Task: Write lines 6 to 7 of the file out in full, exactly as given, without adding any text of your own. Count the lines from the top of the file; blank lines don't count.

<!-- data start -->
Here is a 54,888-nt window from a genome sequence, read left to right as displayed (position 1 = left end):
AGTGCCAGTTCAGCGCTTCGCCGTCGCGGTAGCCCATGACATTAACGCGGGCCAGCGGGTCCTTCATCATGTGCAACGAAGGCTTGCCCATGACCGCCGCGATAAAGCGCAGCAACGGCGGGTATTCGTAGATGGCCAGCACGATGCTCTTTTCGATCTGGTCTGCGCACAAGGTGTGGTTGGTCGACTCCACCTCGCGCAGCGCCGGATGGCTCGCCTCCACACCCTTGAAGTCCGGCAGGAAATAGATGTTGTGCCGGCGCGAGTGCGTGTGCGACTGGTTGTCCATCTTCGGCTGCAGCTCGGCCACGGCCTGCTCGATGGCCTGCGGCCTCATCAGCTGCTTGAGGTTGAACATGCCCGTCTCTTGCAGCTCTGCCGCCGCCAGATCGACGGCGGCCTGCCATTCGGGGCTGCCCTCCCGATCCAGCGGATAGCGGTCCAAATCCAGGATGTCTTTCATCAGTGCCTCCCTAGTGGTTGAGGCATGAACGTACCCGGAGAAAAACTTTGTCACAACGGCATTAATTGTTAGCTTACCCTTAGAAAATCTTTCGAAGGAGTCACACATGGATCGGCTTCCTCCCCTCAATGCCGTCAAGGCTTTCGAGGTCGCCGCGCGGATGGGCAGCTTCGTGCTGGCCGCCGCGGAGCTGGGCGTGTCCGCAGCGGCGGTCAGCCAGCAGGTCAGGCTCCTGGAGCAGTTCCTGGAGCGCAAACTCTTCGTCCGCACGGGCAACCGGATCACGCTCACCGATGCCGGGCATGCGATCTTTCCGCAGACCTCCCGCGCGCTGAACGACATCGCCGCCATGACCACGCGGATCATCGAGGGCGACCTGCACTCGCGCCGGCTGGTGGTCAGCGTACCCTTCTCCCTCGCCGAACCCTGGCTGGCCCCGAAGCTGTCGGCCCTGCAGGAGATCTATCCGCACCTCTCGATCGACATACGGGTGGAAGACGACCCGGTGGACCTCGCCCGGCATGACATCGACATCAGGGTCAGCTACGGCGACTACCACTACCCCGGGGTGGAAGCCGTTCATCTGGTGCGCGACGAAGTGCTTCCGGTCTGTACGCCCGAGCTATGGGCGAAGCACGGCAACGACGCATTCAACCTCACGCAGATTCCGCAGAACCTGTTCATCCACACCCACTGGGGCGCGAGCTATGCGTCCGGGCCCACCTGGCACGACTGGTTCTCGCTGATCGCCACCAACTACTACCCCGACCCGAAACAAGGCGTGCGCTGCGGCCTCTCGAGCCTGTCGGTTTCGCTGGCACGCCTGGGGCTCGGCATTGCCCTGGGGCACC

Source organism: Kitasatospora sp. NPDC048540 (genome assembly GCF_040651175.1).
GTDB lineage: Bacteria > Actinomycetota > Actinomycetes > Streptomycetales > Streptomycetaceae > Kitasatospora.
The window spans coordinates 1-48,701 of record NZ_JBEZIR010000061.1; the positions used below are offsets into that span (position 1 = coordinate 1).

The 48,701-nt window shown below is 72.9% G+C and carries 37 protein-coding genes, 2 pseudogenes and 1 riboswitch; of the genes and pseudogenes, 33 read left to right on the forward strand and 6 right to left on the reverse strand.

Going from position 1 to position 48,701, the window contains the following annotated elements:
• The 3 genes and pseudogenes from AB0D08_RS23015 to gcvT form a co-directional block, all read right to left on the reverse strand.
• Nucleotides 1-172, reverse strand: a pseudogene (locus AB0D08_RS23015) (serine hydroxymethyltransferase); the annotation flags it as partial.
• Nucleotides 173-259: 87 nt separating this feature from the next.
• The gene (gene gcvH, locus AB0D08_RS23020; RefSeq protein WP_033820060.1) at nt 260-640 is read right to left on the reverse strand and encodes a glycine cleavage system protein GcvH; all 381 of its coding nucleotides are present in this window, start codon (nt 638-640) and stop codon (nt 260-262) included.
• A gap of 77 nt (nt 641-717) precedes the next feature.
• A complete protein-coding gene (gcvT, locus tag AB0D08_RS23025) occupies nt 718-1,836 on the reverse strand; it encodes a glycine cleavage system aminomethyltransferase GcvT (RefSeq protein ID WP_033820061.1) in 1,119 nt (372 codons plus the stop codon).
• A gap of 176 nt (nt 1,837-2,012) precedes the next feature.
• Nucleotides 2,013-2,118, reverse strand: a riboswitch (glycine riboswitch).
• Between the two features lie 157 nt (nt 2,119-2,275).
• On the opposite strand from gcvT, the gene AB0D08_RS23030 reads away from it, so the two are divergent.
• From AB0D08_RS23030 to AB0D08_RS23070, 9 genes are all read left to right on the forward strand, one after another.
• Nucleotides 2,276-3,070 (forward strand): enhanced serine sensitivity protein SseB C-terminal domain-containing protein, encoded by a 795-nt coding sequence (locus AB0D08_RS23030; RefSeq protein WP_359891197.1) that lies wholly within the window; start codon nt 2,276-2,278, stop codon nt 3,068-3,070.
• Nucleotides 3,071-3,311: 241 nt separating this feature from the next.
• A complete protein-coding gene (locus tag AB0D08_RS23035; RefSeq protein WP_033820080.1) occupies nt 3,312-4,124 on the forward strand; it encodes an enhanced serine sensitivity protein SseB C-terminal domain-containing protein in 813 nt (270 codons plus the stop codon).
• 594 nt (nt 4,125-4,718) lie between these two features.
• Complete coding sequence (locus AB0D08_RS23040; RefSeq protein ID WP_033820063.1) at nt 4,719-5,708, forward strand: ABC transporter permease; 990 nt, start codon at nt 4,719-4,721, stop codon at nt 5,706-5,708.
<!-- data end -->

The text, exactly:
The 48,701-nt window shown below is 72.9% G+C and carries 37 protein-coding genes, 2 pseudogenes and 1 riboswitch; of the genes and pseudogenes, 33 read left to right on the forward strand and 6 right to left on the reverse strand.

Going from position 1 to position 48,701, the window contains the following annotated elements: